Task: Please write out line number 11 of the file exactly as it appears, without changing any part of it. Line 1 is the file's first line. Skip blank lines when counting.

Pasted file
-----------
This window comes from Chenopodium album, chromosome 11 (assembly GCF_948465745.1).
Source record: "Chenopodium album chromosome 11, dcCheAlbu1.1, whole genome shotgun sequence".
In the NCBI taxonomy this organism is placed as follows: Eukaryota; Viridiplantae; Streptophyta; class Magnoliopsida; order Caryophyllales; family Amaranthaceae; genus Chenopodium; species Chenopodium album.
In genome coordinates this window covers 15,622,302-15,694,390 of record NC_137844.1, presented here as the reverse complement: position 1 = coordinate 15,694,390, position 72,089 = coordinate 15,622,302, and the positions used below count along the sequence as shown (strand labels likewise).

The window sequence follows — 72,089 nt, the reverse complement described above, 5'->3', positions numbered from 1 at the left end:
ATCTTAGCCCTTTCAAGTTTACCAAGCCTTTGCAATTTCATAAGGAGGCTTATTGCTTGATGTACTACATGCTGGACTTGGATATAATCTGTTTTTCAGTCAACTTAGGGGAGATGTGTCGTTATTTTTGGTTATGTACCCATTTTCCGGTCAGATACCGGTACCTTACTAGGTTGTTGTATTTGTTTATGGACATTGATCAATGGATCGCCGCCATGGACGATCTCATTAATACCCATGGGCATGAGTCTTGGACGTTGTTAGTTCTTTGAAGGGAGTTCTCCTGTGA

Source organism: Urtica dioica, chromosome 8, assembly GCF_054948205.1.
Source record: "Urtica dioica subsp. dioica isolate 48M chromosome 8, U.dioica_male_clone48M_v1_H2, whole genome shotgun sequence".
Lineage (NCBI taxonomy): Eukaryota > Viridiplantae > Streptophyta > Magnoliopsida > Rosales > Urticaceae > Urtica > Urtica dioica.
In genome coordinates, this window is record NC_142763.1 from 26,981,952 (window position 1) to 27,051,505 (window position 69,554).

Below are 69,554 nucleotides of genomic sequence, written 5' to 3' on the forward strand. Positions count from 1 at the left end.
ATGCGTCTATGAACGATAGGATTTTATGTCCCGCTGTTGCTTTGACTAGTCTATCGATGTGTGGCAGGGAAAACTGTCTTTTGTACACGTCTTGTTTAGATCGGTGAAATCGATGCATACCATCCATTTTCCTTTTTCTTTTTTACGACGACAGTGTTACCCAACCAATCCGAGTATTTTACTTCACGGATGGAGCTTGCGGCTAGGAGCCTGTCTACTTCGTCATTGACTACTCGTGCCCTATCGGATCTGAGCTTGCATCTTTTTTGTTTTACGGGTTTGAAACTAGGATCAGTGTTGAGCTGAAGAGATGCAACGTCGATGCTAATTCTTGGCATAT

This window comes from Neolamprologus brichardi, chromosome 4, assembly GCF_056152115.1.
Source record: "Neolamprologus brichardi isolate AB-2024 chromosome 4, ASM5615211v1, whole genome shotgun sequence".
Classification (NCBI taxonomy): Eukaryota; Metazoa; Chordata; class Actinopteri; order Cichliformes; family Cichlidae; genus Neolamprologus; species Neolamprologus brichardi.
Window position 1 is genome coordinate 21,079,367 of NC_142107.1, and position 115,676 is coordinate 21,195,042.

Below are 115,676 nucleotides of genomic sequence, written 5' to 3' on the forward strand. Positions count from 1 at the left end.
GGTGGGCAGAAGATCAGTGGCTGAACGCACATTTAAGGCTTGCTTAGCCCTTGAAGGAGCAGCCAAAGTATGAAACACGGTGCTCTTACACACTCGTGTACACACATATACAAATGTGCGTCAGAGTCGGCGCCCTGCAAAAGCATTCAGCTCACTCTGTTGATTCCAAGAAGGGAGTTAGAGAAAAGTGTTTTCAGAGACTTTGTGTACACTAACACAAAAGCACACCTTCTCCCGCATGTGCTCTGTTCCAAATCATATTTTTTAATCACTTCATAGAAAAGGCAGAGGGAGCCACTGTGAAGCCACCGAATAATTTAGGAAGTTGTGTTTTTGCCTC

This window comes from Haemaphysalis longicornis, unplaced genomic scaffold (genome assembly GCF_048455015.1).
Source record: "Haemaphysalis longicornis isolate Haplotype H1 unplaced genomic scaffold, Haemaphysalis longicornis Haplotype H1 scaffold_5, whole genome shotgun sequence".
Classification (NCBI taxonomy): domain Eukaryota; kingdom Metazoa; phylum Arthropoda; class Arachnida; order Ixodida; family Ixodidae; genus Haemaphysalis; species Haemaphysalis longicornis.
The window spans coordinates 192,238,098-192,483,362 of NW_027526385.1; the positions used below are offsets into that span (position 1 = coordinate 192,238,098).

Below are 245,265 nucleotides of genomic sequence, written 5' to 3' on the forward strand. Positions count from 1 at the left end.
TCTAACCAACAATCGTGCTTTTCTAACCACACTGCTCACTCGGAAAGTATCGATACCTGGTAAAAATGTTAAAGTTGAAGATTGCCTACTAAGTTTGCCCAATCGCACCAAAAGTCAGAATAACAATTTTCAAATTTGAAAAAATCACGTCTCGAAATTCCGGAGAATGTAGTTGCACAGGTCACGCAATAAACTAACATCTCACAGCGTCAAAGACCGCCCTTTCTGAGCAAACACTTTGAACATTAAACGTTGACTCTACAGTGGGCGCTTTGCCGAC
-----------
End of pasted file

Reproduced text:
Below are 69,554 nucleotides of genomic sequence, written 5' to 3' on the forward strand. Positions count from 1 at the left end.